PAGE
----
What comes to mind when you hear the phrase “community-engaged scholarship”? Chances are it doesn’t involve logistic-regression or principal-components analysis. Yet those are skills students use in a statistics course at Swarthmore College to help local nonprofits figure out what their data are telling them about their work. It’s just one example of how professors are trying to design coursework for undergraduates that connects the classroom with the outside world.
Early career productivity ‘linked to workplace, not training’ By Simon Baker TIMES HIGHER EDUCATION
An early career academic’s productivity is influenced by where they work rather than the university where they studied for their doctorate, research suggests. The findings come in a study that compares the productivity and citations gained by early career computer science scholars before and after they had been appointed to a role following their PhD.
Leadership intelligence: do universities need ‘brave’ leaders? By Nick Mayo TIMES HIGHER EDUCATION
The pressures on university leaders are greater than ever – and “brave leadership”, which includes the need to show “vulnerability” and to be transparent, is being billed by some experts as the solution for leaders and their institutions…. “Brave leadership requires higher education leaders to refuse to engage in escalating and meaningless competition and to collaborate in finding creative solutions to some of the most pressing problems faced by higher education…”
The push for open access is finally reaching a tipping point By Jeffrey MacKie-Mason TIMES HIGHER EDUCATION
Last week, Norway signed a landmark open access agreement with Elsevier, the world’s largest scientific publisher. It came barely a month after the country cancelled its subscription contract: a step that several other countries and organizations had already taken. In early 2017, a consortium of about 700 German universities and research organizations cut ties with Elsevier because the publisher would not agree to what would have been a transformative open access deal. In spring 2018, Swedish universities followed. And in December, Hungary and the powerful Max Planck Society took their stand.
10 ways universities can change the story By John Gill TIMES HIGHER EDUCATION
Higher education in the UK has faced a blizzard of negative news over the past year or two. It has been exasperating to see universities’ incredible work and achievements eclipsed by endless stories about executive pay, supposed attempts to curtail free speech, and questions about value for money…. here are 10 ways that universities might consider changing the story:
Medieval Scholars Joust With White Nationalists. And One Another By Jennifer Schuessler THE NEW YORK TIMES
Each May, some 3,000 people descend on Kalamazoo, Mich., for the International Congress on Medieval Studies, which brings together academics and enthusiasts for four days of scholarly panels, performances and after-hours mead drinking…. Since the 2016 presidential election, scholars have hotly debated the best way to counter the “weaponization” of the Middle Ages by a rising tide of far-right extremists…. And hanging over it all is an even more fraught question: Does medieval studies have a white supremacy problem of its own?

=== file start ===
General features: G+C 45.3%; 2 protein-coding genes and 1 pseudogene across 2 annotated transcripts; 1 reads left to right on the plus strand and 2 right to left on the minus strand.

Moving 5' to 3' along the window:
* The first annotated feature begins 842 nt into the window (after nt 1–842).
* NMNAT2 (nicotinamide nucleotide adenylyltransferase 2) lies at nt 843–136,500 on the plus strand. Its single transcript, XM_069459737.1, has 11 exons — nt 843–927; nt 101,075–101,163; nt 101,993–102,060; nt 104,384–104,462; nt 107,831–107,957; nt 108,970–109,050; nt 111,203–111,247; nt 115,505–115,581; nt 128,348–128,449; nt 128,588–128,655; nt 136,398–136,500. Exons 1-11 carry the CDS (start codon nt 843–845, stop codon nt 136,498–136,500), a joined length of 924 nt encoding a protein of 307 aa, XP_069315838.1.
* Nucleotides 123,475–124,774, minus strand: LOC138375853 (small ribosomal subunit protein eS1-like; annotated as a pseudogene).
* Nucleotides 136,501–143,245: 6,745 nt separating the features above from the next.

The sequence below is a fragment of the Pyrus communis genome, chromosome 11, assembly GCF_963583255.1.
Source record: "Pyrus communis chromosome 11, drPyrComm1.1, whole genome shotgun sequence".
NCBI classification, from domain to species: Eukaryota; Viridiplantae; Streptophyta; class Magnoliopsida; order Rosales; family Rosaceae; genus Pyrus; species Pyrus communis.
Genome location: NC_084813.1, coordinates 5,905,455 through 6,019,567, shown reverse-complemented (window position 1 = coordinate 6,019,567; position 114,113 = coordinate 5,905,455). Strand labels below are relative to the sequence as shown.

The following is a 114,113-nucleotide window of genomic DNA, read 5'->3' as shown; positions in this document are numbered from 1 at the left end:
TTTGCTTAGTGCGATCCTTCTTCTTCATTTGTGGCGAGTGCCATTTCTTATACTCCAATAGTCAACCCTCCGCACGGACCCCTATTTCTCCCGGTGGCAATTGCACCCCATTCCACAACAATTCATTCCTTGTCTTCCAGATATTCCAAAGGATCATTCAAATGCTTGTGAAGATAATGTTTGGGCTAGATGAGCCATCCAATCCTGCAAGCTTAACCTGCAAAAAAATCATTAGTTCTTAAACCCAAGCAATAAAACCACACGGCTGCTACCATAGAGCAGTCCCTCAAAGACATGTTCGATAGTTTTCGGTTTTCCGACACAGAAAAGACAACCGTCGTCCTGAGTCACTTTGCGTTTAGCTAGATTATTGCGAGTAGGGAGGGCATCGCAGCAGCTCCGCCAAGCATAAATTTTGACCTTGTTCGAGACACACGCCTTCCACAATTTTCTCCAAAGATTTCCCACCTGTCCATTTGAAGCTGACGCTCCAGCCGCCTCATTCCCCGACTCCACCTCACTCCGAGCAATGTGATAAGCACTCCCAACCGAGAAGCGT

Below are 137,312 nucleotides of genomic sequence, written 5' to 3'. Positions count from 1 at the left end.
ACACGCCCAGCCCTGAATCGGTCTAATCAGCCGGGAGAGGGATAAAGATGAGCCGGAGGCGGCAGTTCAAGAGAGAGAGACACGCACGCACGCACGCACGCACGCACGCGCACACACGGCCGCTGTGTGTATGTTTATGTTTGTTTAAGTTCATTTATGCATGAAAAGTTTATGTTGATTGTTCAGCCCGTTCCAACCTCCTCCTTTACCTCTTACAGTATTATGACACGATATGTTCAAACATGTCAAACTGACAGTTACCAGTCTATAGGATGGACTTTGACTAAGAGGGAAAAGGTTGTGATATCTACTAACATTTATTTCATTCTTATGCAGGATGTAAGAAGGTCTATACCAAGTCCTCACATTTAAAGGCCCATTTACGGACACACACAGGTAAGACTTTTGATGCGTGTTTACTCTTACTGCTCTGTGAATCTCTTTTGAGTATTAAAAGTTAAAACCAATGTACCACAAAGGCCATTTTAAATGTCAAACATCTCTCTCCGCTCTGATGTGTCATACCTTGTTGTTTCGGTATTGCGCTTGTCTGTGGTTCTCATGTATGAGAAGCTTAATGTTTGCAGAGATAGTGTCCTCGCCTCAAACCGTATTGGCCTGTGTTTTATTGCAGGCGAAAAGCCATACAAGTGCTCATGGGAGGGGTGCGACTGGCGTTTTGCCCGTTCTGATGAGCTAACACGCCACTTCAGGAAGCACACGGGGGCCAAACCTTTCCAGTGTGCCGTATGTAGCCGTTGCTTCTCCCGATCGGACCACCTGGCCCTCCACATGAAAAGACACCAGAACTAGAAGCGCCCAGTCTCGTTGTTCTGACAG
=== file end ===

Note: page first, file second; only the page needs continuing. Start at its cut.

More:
Why are so many afraid to confront Britain’s historical links with the slave trade? By David Olusoga THE GUARDIAN
Seldom have so many people taken to print and the airwaves to make the case for academic incuriosity. Rarely has the search for new knowledge, undertaken by a university of world renown, been so vocally condemned. That is what happened when Cambridge University announced a new academic research project to determine the extent to which the university (although not its wealthy colleges) “contributed to, benefited from or challenged” slavery and the slave trade.
The privacy paradox: why do people keep using tech firms that abuse their data? By John Naughton THE GUARDIAN
A dark shadow looms over our networked world. It’s called the “privacy paradox”. The main commercial engine of this world involves erosion of, and intrusions upon, our privacy. Whenever researchers, opinion pollsters and other busybodies ask people if they value their privacy, they invariably respond with a resounding “yes”. The paradox arises from the fact that they nevertheless continue to use the services that undermine their beloved privacy.
Engage with climate deniers and anti-vaxxers, says science chief By Peter Gluckman TIMES HIGHER EDUCATION
“Dr Google” is a bigger threat to evidence-based policymaking than the anti-science polemics of populist politicians, according to the incoming head of the International Science Council…. “Everybody now has access to information. Whether it’s reliable or unreliable is beside the point,” he told Times Higher Education. “That’s led many to think they no longer need experts. There’s a hubris [in] that people think ‘Mr Google’ or ‘Mr Wikipedia’ are enough. That’s not the case. Data needs analysis and interpretation.”
The state of the discipline: English studies Lenard Davis TIMES HIGHER EDUCATION
English studies is arguably the archetypal humanities subject in the anglophone world, steeping its students in the English language’s central cultural landmarks and preparing them for all manner of interesting careers in the arts, media and civil society. Yet, in an era of increasing fees and instrumentalism, concern about how much the subject really contributes to employability has combined with growing distaste for long, difficult texts written by dead white authors to push down enrolments and endanger departments.
Why the world is due a revolution in economics education By Joris Tieleman UNIVERSITY WORLD NEWS
Economic thinking governs much of our world. But the discipline’s teaching is stuck in the past. Centered on antiquated 19th century models built on Newtonian physics, economics treats humans as atomic particles, rather than as social beings. While academic research often manages to transcend this simplicity, undergraduate education does not – and the influence of these simplified ideas is carried by graduates as they go on to work in politics, media, business and the civil service.
A Moral Stain on the Profession By Daniel Bessner and Michael Brenes THE CHRONICLE OF HIGHER EDUCATION
Regardless of whether they study ancient Byzantium, colonial Latin America, or the modern United States, most historians can agree on one thing: The academic job market is abysmal. To even call it a "market" is an exaggeration; it’s more like a slaughterhouse. Since the Great Recession of 2008, there have been far, far more historians than jobs…. To be a historian today is, for most people, to be jobless, suffused with anxiety that one has wasted years of one’s life training for a position that will never materialize.